I am concerned for the future of Krav Maga.

Imi Lichtenfeld created too formidable a fighting method for it to be cast into a pile of self-defense and exercise fads. Grandmaster Haim Gidon has spent fifty years enhancing Imi’s teachings and producing several generations of instructors who have both become and helped train some of Israel’s most capable and finest warriors. I included the following section to help explain why Krav Maga has become a “joke” within varied professional training circles. These include the U.S. military and law enforcement communities along with increasing disparagement in differing degrees from professional mixed martial arts fighters.

History of Krav Maga’s efficacy and its (im)proper dissemination will be the arbiter of what is and is not legitimate Krav Maga. Many people lay claim to being genuine—teaching and making statements that they say are true to the art. And yet, much of the material is dubious. The teaching practices are suspect. No wonder Krav Maga is receiving many negative reviews—and deservedly so. As Krav Maga becomes increasingly popular, we suspect that the Israeli fighting system’s reputation and efficacy will continue to decline internationally. More and more unqualified instructors are creating their own “Krav Maga” systems. Some of them sell Krav Maga belts at all levels of their curricula, often confusing the public.

As more and more people become instructors without formal training from the select few of founder Imi Lichtenfeld’s top disciples, Krav Maga’s basic core tactics—let alone its more advanced fighting tactics—continue to be ruined and misinterpreted. People seem to just make up whatever, often complicated, techniques they wish and call it Krav Maga. And the public, without professional insights, generally cannot distinguish the crucial difference. Some recent popular books and videos underscore a significant lack of understanding of what Krav Maga was originally intended to be. When instructors claim to have a “broader view” of Krav Maga and yet violate Krav Maga's fundamental principles, I view this type of explanation and faulty-reasoning as an excuse for what they do not know.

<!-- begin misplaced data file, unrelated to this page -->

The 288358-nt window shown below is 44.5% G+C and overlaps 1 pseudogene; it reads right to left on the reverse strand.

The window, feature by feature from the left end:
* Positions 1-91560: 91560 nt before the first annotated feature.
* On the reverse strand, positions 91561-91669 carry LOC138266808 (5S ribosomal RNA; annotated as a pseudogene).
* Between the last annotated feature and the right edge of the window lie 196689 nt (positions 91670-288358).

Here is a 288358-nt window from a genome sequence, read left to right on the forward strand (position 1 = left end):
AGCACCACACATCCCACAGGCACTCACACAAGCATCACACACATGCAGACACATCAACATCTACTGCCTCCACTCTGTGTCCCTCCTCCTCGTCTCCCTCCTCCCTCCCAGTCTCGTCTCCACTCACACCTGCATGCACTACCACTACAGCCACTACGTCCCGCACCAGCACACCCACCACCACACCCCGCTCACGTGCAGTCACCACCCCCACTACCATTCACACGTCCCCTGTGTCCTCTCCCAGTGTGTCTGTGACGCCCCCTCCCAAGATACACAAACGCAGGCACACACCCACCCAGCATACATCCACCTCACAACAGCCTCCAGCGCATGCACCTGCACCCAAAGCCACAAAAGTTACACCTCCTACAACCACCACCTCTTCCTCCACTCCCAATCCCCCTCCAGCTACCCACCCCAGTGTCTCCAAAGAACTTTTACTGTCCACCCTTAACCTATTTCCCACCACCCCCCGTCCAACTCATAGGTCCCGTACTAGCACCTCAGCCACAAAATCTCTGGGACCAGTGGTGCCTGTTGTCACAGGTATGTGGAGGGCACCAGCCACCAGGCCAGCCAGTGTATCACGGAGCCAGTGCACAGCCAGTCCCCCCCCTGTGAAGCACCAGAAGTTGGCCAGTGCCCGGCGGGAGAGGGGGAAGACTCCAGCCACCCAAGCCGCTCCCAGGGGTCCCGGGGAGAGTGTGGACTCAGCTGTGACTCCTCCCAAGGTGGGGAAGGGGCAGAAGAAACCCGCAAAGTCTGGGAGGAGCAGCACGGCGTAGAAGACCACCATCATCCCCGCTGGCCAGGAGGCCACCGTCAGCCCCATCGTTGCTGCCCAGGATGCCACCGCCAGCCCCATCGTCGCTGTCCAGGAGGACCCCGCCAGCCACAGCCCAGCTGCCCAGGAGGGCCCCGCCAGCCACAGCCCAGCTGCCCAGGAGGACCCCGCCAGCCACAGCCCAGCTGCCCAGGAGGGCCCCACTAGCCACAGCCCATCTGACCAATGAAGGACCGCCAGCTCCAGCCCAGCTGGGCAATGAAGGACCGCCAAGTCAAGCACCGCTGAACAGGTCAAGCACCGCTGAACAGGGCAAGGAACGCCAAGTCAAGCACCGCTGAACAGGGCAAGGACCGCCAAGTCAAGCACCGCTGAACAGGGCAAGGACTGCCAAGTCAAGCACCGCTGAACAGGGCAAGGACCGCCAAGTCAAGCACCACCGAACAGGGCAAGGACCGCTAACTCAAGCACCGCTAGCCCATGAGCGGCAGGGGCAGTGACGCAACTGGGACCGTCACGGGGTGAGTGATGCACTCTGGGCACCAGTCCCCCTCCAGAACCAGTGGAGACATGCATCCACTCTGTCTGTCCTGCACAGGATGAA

There are almost too many splinter Krav Maga organizations to track. Each of these competing organizations claims to be the best. Ultimately, the adage should apply: “seeing is believing.” Unfortunately, many trusting, ordinary people are duped and fall prey to slick marketing. We don’t make claims, we state facts. As members of IKMA, Krav Maga founder Imi Lichtenfeld’s original non-profit organization, and under the professional guidance of Grandmaster Haim Gidon, we are confident that we know our material. Few will dispute this, and, obviously, we favor what we do.

The Internet provides an unequaled platform to present claims and, one would hope, an equal opportunity to present indisputable facts to support these claims. We are acutely aware that popular opinion can, in fact, turn opinion into fact. We believe the Krav Maga community is entitled to informed opinions and hope to add to the process. Notwithstanding, the simple truism is correct: people do not know what they do not know. Sub-par Krav Maga may be viewed as competent Krav Maga because people do not know the difference. Which Krav Maga approach you follow is a life and death issue.